Eastern Cape Trip

Mary Sue Ittner msittner@mcn.org
Thu, 13 Jan 2011 08:11:04 PST

Sorry to add an incorrectly named photo. Haemanthus albiflos was on 
our plant list, but it doesn't look like we got a photo of it. 
Perhaps it was one of those on high rocky cliffs. Pieter van der Walt 
suspects the photo is of a morph of Scadoxus puniceus with a very 
short reduced pseudostem which is not uncommon in the Eastern Cape so 
I relocated it to the species.

At the same place I showed photos from yesterday we saw growing on a 
rock a very tiny plant with a very tiny flower not so easy to 
photograph. It is one of those plants previously considered a 
different genus, Litanthus now rolled into Drimia, Drimia uniflora.
I do find the variety of flowers are considered now to belong to 
Drimia quite broad.

The photos I'm sharing today were taken in the afternoon of same day, 
but in a different place, The Waainek Wild Flower Reserve. Cameron 
writes about it on his web site:
<http://www.africanbulbs.com/page52.html >

They had  had unusually dry weather so we weren't sure what we'd see 
and the day was overcast and cool which also could have been a 
disadvantage. It was a grassy area, probably not as green as it is 
some years, but we did find a few very special flowers. It was like a 
treasure hunt where you found one of what you were looking for.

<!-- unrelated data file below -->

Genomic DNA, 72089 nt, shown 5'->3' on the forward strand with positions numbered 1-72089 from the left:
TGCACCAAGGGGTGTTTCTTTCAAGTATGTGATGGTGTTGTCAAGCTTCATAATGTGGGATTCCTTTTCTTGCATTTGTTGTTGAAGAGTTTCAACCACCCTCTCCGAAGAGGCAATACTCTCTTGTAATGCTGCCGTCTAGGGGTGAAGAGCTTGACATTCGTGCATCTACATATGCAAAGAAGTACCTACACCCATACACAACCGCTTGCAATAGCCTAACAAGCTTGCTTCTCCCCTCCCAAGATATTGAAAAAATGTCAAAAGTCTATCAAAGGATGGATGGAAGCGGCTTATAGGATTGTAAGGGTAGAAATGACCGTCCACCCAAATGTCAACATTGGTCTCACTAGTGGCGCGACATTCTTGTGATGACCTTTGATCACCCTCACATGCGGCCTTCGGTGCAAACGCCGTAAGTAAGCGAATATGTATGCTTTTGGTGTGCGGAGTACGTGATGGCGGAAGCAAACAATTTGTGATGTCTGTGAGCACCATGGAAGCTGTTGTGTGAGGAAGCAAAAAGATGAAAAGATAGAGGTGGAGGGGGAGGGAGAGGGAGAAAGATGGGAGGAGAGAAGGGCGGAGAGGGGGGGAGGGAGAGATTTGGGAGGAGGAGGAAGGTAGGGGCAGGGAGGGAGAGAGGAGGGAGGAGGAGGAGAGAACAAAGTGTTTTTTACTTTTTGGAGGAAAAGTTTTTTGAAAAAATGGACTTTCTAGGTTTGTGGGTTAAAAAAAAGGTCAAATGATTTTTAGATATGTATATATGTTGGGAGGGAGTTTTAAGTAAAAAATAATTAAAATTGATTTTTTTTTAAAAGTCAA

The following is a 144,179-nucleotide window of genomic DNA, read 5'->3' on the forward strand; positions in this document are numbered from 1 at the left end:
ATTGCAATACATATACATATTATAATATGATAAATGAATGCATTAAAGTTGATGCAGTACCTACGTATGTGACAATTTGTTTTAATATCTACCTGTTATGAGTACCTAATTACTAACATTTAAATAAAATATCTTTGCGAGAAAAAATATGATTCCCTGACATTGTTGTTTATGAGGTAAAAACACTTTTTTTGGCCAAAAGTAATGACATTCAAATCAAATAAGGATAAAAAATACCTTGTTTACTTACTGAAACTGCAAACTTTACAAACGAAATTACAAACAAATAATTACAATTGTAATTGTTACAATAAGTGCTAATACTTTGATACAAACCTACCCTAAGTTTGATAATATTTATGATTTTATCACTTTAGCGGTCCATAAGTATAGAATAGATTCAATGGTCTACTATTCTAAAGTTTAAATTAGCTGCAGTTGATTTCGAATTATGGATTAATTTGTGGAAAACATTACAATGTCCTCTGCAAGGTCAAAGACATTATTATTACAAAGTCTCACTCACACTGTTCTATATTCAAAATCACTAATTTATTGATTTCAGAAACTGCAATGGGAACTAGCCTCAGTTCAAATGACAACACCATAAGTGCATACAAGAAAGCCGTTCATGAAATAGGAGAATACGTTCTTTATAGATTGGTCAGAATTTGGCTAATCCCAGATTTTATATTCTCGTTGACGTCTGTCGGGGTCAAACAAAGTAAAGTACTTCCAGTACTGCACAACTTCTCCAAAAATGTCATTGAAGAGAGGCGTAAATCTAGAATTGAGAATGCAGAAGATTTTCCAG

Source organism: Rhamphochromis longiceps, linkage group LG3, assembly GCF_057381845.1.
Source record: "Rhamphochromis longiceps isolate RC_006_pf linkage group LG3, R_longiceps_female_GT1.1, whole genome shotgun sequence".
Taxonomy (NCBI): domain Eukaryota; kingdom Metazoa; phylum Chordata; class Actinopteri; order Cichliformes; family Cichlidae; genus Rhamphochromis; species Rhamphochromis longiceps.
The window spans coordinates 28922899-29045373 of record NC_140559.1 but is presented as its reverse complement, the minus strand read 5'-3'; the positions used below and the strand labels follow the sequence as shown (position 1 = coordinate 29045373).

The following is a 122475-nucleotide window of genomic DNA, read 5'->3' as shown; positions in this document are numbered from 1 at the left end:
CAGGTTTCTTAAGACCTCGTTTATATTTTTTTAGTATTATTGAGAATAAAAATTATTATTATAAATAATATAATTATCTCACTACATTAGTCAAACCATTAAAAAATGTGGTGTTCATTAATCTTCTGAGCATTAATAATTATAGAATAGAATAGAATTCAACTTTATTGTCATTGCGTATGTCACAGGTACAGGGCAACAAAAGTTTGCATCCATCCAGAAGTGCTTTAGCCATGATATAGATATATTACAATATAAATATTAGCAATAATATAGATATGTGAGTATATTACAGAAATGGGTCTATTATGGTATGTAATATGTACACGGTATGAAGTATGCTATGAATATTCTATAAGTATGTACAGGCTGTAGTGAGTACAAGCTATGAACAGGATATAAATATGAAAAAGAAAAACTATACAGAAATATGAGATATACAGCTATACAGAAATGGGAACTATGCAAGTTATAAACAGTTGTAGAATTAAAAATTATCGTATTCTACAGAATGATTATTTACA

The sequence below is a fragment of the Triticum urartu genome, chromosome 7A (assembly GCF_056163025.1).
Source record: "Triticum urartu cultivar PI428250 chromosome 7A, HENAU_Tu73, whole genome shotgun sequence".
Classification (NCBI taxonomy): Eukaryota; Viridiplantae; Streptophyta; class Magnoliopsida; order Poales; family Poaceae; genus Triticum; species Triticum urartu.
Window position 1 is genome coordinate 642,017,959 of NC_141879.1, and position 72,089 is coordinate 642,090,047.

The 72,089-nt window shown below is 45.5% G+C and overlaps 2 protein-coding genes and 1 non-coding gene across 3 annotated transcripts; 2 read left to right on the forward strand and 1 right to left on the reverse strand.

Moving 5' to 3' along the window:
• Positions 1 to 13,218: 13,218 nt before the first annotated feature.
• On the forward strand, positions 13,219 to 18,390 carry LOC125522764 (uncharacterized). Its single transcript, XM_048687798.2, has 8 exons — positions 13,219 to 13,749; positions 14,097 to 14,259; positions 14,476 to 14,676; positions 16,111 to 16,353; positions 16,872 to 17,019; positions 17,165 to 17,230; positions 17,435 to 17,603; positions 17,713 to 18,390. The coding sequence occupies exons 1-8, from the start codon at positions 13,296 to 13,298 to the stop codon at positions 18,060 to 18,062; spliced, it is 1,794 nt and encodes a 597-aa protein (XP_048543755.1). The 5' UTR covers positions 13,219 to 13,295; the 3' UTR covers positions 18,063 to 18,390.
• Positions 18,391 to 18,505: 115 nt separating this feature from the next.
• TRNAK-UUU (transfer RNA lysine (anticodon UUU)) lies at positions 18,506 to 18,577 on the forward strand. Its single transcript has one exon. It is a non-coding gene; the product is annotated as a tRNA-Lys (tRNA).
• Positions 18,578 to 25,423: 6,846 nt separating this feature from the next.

We found one Haemanthus carneus growing in a rocky spot:
Cameron has been there at different times so the wiki entry shows a 
progression from beginning to end. This is a rare plant so we were 
pleased to see it.

And we found a Cyrtanthus macowanii. This is the plant I mentioned 
yesterday was probably growing on the rocks with the Agapanthus and 
one that our experts compared with Cyrtanthus epiphyticus. There 
didn't seem to be consensus about how these two are different.

Of interest to me since it was so different was a plant that we saw a 
number of that we finally sorted out as Drimia macrantha. Cameron 
told us we were lucky to see it in bloom since the flowers open late 
in the day. He speculated that the weather was in our favor. I wasn't 
sure where to put it on the wiki. It has been considered an 
Ornithogalum, a Urginea, and most recently Thuranthos nocturnale 
which is the name Cameron knew. It is mentioned in Cape Plants as now 
belonging to Drimia, but there is no description of it and searching 
on the net all I could find was names (no photos, but apparently 
there are some herbarium specimens). I've added it to the Drimia 
group page, but if someone wants to suggest another possibility, let me know.

The last geophyte we photographed that afternoon was Albuca virens, 
formerly known as Ornithogalum tenuifolium

Mary Sue

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